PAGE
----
Jute this time has become the latest catalyst of politics in West Bengal. On Thursday evening, the central government came up with a notice of withdrawal of the price cap for the fibre, a decision that has significant political ramifications.
Sources in the Bharatiya Janata Party said the action has been taken to retain West Bengal MP Arjun Singh in the party as, after a meeting with JP Nadda this week, the Lok Sabha lawmaker told reporters that the coming 15 days would determine whether he would stay in the BJP or not.
The price cap of Rs 6,500 per quintal on raw jute imposed by the Centre in September was seen as pushing Arjun Singh towards his former party Trinamool Congress.
The MP had opposed the step in Parliament itself. Singh represents Barrackpore, which is part of the “jute belt” of Bengal. He was of the opinion that the price ceiling would affect mill workers and MSMEs. Experts said the move would dent Singh’s vote bank as well.
The BJP MP wrote a letter to textile minister Piyush Goyal, stating that if nothing was done in seven days, he would start an aggressive protest.
As seven days passed, Arjun Singh was called by the union minister who gave a patient hearing to his demands.
Goyal directed him to meet the textile secretary, giving him the assurance that the problem would be solved.
Subsequently, Singh said he was happy that initiatives were taken but he would not be satisfied with a “lollipop”. Not just words, he wanted to see some action.
Singh also wrote a letter to West Bengal chief minister Mamata Banerjee and sought her intervention. He also communicated this to other CMs. Amid all this, the BJP MP skipped the party’s Sankalp Yatra which escalated the buzz of his possible return to the TMC.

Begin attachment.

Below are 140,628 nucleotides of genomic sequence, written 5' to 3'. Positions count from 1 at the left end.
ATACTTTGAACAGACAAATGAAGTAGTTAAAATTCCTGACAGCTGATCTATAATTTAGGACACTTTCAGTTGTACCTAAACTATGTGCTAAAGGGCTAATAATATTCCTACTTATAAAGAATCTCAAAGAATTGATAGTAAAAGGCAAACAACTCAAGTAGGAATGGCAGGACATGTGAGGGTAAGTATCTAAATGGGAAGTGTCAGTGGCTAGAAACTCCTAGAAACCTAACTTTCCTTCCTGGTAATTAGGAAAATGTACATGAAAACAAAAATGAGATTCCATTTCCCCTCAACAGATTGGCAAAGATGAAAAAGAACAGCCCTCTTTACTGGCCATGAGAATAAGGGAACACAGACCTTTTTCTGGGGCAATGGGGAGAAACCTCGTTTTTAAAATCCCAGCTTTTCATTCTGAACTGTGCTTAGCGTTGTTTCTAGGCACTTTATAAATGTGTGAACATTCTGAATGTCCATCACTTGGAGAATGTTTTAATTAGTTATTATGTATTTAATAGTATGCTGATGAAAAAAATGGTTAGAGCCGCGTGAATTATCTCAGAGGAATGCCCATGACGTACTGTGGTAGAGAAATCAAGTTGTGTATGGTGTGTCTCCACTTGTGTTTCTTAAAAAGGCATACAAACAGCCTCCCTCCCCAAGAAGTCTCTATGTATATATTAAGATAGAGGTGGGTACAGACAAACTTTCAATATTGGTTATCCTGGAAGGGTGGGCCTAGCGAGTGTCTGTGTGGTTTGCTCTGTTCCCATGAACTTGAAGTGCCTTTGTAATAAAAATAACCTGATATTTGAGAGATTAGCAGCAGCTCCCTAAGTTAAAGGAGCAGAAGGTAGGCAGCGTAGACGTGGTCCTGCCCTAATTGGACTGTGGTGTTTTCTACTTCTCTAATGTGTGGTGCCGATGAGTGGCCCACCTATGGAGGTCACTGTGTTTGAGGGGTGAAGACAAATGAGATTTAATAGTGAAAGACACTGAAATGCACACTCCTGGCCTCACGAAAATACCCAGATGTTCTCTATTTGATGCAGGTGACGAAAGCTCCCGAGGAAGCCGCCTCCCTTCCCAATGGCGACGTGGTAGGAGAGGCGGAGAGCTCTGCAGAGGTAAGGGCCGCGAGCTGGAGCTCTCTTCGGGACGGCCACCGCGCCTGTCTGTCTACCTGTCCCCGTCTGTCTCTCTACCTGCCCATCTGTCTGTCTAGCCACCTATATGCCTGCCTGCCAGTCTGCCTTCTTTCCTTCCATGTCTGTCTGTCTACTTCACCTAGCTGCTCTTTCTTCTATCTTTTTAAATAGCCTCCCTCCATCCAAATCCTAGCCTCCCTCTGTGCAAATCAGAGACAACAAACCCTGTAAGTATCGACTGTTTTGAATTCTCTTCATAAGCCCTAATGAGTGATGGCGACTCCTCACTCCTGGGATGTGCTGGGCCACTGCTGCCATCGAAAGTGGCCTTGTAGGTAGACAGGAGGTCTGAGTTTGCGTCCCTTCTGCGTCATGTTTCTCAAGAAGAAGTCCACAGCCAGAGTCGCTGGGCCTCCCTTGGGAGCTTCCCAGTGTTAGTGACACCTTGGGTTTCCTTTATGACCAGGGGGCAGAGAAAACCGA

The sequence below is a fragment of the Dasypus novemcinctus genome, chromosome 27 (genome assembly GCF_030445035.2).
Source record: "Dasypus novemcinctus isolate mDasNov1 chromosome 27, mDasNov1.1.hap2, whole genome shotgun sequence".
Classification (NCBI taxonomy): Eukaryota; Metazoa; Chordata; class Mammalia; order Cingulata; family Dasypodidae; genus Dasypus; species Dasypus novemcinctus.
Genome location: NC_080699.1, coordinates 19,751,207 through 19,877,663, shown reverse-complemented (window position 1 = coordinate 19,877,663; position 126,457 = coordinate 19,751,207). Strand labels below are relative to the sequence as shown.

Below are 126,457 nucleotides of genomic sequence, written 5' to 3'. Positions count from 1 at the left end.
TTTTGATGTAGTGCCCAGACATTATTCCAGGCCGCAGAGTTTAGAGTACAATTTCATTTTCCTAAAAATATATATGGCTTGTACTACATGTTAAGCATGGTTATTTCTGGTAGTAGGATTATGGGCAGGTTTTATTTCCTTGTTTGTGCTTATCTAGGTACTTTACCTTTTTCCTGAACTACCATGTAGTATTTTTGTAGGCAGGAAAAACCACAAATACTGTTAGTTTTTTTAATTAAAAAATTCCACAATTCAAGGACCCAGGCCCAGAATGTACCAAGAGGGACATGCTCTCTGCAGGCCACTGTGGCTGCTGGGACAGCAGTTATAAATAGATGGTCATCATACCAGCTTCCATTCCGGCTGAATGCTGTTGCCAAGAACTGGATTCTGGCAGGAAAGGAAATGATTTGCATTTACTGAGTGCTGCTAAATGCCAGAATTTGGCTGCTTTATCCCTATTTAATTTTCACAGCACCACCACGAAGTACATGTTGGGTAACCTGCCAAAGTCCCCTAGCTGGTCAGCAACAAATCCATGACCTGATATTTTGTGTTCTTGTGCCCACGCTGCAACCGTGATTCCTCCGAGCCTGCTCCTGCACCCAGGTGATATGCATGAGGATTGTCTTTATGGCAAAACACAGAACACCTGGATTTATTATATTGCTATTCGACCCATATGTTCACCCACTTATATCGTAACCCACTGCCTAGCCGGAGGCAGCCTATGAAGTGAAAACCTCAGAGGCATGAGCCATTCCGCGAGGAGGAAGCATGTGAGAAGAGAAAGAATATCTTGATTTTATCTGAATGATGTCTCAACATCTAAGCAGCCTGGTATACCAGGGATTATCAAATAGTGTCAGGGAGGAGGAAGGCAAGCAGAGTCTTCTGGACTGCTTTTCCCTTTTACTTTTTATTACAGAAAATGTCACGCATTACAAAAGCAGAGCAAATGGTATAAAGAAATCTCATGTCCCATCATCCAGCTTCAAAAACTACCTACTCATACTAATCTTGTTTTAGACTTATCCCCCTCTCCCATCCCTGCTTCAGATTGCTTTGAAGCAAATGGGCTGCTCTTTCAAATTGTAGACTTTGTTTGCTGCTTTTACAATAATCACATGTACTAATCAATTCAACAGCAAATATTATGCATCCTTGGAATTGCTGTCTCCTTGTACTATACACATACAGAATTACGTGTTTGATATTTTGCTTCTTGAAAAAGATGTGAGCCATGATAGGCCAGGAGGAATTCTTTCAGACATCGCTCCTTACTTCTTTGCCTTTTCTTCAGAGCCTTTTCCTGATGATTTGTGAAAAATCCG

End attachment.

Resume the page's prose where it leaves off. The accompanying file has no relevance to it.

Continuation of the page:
Following Singh’s demand, a tripartite meeting was held on May 9. The ministry of jute and other stakeholders were present there. The Bengal labour secretary too attended the meeting. He opposed the idea of a maximum price being set for products like jute. Bengal also demanded 100 per cent reservation on the packaging of foodgrain in jute bags.
The jute row had its biggest effect in Bengal. About a dozen mills closed and more than 60,000 workers were put out of work. This situation was conveyed to the central ministry.
The moment the ceiling was set for the prices of raw jute, an artificial demand was created in the market, say experts. No one was ready to sell jute at that price.
The TMC trade union also took up the issue and got moral support from Arjun Singh, who was constantly making fierce comments on the matter.
The Indian Jute Mills Association also requested the Jute Commissioner to up the price to Rs 7,200, which was denied. The IJMA went to court, which also asked the Jute Commissioner how this demand could be fulfilled.
Arjun Singh too was constantly mounting pressure on his own party leadership. He was called a second time by textile minister Piyush Goyal and an assurance was given that his demand would be fulfilled.
Not only that; party chief JP Nadda too called the MP. Sources say Arjun Singh hinted there that if the price cap did not go, he could move back to the TMC.
Within two days of this meeting, the maximum price was withdrawn.
Arjun Singh called Piyush Goyal and thanked him, while he also tweeted on the matter.
Another BJP Bengal MP Locket Chatterjee also took to the social media site to thank the textile ministry.
The TMC too did not want to be left behind in claiming credit for the development. Ritabrata Banerjee, state incharge of the Indian National Trinamool Trade Union Congress (INTTUC), also tweeted.
Arjun Singh had moved to the BJP from the TMC ahead of the 2019 Lok Sabha polls. He defeated Trinamool’s Dinesh Trivedi to become the MP from Barrackpore.